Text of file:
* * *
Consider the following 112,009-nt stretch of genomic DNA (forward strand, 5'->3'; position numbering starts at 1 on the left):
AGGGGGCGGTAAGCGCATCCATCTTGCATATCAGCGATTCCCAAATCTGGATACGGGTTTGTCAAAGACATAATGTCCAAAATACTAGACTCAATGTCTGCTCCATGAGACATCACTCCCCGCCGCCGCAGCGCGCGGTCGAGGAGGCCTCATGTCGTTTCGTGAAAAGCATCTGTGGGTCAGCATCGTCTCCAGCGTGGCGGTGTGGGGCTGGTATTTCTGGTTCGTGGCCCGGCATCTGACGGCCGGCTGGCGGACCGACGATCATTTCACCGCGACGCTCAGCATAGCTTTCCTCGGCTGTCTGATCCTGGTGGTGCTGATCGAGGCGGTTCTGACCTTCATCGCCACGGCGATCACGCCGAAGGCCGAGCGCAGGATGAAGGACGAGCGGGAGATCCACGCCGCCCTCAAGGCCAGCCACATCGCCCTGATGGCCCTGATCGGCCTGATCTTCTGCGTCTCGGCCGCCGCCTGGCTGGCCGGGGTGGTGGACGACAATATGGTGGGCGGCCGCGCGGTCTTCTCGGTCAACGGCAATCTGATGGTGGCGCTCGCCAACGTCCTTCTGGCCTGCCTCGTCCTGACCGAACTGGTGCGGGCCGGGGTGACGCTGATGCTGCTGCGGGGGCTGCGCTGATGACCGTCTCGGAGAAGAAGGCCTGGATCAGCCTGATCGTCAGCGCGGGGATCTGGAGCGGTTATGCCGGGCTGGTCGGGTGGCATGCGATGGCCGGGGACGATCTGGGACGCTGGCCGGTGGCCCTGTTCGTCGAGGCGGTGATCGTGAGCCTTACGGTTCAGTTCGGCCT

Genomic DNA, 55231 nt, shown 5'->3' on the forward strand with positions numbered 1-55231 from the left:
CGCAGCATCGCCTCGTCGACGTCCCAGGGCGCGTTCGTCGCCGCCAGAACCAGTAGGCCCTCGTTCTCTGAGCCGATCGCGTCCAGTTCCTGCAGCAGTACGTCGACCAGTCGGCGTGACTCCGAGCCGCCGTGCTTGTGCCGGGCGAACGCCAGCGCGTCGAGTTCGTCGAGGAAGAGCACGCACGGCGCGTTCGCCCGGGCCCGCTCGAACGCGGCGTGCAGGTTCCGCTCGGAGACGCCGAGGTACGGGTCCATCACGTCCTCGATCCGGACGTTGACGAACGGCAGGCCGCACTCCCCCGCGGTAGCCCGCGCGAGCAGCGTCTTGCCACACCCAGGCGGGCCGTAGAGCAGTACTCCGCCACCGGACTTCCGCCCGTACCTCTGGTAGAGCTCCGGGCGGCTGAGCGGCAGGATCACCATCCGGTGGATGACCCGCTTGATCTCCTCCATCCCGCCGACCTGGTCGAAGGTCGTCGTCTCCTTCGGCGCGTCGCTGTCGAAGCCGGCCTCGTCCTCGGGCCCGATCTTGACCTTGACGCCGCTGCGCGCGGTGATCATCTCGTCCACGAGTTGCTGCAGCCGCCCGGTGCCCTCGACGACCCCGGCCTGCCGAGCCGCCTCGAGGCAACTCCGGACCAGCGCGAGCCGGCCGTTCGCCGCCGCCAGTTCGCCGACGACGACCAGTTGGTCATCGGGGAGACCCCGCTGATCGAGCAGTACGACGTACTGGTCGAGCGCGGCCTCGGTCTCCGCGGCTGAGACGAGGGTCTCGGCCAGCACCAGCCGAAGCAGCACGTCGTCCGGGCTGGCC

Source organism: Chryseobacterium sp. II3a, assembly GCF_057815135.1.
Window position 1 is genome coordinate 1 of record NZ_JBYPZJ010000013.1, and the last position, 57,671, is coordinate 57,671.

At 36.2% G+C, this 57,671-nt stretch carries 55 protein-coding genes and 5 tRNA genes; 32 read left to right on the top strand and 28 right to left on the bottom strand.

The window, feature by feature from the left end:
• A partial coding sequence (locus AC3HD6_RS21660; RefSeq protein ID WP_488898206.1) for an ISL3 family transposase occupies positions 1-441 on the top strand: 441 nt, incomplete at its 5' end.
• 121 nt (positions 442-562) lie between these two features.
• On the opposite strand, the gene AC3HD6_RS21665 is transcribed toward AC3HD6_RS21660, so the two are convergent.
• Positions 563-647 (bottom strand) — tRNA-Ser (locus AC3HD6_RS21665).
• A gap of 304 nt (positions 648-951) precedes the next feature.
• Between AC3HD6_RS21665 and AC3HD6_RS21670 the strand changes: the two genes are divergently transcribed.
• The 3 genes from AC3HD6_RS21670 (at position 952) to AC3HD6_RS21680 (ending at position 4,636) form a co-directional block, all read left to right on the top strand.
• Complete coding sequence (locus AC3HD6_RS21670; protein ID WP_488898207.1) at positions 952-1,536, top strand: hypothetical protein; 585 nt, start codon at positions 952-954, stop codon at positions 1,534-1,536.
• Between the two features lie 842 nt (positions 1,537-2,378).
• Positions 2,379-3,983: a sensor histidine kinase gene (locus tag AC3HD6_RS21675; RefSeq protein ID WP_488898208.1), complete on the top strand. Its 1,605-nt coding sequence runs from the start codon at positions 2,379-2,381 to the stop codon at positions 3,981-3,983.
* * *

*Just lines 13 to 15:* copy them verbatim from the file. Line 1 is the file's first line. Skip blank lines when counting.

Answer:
• A gap of 304 nt (positions 648-951) precedes the next feature.
• Between AC3HD6_RS21665 and AC3HD6_RS21670 the strand changes: the two genes are divergently transcribed.
• The 3 genes from AC3HD6_RS21670 (at position 952) to AC3HD6_RS21680 (ending at position 4,636) form a co-directional block, all read left to right on the top strand.